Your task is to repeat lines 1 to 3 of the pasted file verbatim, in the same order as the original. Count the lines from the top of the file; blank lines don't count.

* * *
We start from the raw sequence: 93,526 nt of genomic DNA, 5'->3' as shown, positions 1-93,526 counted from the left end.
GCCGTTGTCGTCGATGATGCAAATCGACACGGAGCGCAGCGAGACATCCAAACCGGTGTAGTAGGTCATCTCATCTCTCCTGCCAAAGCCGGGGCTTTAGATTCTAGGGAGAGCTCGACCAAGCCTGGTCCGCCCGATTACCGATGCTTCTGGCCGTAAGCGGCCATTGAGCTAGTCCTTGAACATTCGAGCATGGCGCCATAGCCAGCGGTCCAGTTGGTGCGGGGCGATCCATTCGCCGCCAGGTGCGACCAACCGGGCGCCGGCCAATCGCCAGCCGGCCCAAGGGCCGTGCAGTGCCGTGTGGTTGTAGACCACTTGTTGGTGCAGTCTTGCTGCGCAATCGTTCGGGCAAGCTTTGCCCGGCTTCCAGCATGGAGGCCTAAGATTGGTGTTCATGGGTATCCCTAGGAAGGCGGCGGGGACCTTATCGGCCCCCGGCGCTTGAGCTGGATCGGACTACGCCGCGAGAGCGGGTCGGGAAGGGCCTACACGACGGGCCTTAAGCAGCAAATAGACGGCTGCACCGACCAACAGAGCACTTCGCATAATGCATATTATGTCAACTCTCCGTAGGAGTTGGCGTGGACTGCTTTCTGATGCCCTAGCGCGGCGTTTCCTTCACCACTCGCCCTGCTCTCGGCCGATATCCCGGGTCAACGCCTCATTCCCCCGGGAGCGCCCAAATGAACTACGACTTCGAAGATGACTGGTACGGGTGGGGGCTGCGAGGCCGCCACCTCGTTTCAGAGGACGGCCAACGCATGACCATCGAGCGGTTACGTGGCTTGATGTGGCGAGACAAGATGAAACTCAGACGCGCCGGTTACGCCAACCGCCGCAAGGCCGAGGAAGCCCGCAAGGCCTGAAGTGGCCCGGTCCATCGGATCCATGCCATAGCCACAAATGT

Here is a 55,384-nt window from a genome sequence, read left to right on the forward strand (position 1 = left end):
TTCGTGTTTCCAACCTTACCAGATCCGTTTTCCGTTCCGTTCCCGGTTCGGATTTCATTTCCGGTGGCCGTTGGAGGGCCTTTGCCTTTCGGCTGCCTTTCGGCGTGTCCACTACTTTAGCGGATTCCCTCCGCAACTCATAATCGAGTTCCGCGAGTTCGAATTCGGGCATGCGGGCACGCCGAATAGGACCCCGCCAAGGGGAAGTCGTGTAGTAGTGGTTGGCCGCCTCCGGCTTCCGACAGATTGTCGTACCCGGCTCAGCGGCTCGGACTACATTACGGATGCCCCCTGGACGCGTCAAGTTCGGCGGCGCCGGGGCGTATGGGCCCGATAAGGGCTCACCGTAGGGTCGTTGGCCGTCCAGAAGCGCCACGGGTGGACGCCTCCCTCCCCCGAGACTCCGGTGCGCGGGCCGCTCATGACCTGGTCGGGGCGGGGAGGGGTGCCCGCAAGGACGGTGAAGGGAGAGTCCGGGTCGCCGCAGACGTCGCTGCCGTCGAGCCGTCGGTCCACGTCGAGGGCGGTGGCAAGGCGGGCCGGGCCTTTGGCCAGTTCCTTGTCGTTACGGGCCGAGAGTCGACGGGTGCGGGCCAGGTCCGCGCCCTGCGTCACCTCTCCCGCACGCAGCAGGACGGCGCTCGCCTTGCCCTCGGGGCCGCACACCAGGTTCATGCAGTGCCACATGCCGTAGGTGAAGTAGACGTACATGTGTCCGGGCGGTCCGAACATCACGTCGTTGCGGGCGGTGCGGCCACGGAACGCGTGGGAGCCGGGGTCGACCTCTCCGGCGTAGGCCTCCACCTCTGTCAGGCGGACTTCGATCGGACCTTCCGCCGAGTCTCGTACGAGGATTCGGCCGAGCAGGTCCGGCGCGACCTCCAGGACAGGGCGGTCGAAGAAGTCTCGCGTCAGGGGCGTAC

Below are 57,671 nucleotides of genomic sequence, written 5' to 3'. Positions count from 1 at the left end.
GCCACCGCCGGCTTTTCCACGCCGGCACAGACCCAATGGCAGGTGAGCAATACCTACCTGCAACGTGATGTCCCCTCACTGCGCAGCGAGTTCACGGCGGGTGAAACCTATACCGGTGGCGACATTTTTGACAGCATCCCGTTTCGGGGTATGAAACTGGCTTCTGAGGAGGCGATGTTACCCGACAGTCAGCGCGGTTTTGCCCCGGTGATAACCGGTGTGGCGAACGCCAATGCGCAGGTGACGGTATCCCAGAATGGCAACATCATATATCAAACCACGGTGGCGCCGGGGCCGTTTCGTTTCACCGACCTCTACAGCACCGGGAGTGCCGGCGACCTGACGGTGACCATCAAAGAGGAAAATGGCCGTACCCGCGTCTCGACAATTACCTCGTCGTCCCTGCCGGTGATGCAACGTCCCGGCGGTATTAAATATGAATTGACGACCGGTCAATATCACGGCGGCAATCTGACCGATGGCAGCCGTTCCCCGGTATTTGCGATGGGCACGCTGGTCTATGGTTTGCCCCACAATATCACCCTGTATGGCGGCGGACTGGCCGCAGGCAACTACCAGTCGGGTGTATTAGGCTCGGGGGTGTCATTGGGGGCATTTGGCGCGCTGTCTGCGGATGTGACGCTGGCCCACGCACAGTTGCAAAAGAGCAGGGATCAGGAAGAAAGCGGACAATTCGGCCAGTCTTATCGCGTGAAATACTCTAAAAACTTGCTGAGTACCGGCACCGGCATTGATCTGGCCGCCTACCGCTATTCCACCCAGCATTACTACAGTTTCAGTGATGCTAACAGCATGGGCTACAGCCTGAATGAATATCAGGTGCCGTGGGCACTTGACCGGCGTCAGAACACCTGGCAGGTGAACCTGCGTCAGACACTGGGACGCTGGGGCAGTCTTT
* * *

We start from the raw sequence: 93,526 nt of genomic DNA, 5'->3' as shown, positions 1-93,526 counted from the left end.
GCCGTTGTCGTCGATGATGCAAATCGACACGGAGCGCAGCGAGACATCCAAACCGGTGTAGTAGGTCATCTCATCTCTCCTGCCAAAGCCGGGGCTTTAGATTCTAGGGAGAGCTCGACCAAGCCTGGTCCGCCCGATTACCGATGCTTCTGGCCGTAAGCGGCCATTGAGCTAGTCCTTGAACATTCGAGCATGGCGCCATAGCCAGCGGTCCAGTTGGTGCGGGGCGATCCATTCGCCGCCAGGTGCGACCAACCGGGCGCCGGCCAATCGCCAGCCGGCCCAAGGGCCGTGCAGTGCCGTGTGGTTGTAGACCACTTGTTGGTGCAGTCTTGCTGCGCAATCGTTCGGGCAAGCTTTGCCCGGCTTCCAGCATGGAGGCCTAAGATTGGTGTTCATGGGTATCCCTAGGAAGGCGGCGGGGACCTTATCGGCCCCCGGCGCTTGAGCTGGATCGGACTACGCCGCGAGAGCGGGTCGGGAAGGGCCTACACGACGGGCCTTAAGCAGCAAATAGACGGCTGCACCGACCAACAGAGCACTTCGCATAATGCATATTATGTCAACTCTCCGTAGGAGTTGGCGTGGACTGCTTTCTGATGCCCTAGCGCGGCGTTTCCTTCACCACTCGCCCTGCTCTCGGCCGATATCCCGGGTCAACGCCTCATTCCCCCGGGAGCGCCCAAATGAACTACGACTTCGAAGATGACTGGTACGGGTGGGGGCTGCGAGGCCGCCACCTCGTTTCAGAGGACGGCCAACGCATGACCATCGAGCGGTTACGTGGCTTGATGTGGCGAGACAAGATGAAACTCAGACGCGCCGGTTACGCCAACCGCCGCAAGGCCGAGGAAGCCCGCAAGGCCTGAAGTGGCCCGGTCCATCGGATCCATGCCATAGCCACAAATGT

Here is a 55,384-nt window from a genome sequence, read left to right on the forward strand (position 1 = left end):